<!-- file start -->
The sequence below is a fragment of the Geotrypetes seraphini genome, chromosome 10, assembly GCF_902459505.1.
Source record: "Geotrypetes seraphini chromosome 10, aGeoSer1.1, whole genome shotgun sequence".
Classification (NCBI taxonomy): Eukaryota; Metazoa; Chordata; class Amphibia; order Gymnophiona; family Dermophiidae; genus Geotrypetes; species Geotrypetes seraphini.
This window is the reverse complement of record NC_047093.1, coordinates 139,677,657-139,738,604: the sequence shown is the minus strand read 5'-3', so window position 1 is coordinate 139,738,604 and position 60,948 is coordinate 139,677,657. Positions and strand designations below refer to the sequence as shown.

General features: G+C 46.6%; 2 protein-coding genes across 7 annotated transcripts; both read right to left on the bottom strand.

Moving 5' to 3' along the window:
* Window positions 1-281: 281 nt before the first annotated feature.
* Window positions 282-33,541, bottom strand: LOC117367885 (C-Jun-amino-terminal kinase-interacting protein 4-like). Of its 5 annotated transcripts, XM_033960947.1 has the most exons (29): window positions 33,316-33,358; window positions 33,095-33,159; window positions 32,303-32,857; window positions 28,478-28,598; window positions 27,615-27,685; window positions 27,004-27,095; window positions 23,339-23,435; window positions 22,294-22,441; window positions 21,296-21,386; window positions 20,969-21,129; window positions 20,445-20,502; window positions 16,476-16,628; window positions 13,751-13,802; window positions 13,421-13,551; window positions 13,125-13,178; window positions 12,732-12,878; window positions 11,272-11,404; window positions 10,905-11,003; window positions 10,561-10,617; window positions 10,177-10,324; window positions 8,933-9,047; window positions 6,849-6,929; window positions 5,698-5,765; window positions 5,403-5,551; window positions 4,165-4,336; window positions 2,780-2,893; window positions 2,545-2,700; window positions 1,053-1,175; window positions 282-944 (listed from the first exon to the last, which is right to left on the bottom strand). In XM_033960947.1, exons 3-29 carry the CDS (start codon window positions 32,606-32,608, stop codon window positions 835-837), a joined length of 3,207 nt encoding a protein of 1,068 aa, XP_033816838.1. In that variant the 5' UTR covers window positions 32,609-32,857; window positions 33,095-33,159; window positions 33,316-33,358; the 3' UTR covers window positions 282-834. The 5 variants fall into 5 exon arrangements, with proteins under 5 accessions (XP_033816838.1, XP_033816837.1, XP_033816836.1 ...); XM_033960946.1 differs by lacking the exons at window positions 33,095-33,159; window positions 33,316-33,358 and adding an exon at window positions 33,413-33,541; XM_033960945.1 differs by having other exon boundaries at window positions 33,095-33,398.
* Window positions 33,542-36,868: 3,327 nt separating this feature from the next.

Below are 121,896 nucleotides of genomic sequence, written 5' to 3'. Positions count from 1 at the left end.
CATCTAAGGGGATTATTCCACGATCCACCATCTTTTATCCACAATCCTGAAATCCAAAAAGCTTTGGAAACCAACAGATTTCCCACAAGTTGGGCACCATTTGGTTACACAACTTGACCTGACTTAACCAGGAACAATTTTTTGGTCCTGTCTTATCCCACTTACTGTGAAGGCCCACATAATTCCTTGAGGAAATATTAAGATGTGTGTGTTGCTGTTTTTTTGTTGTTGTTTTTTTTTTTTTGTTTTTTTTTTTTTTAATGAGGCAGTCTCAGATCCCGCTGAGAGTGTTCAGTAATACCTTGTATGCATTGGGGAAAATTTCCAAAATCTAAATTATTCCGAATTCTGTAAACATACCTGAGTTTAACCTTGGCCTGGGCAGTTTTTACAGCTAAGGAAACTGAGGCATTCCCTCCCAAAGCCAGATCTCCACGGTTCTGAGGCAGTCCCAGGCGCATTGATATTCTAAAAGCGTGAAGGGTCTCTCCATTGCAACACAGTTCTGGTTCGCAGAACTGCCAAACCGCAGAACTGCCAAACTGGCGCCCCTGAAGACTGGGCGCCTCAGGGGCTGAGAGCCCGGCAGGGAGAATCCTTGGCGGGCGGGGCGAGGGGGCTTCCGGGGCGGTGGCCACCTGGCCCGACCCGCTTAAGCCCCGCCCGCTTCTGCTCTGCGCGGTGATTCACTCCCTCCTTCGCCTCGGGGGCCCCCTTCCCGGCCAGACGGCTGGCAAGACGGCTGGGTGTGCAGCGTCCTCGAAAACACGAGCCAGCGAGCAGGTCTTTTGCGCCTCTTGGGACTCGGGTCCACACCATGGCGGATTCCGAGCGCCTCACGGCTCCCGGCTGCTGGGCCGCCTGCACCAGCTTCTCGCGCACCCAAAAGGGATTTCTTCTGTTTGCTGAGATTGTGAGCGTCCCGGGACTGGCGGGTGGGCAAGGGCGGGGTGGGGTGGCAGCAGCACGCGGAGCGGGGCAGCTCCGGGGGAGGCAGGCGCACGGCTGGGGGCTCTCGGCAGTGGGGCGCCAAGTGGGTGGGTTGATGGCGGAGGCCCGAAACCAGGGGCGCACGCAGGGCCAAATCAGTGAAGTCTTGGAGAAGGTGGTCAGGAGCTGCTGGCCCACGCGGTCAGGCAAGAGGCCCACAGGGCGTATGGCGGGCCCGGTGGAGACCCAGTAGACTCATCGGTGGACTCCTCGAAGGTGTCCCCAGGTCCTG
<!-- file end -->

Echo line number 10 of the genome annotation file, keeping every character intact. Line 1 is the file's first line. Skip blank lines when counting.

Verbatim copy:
Below are 121,896 nucleotides of genomic sequence, written 5' to 3'. Positions count from 1 at the left end.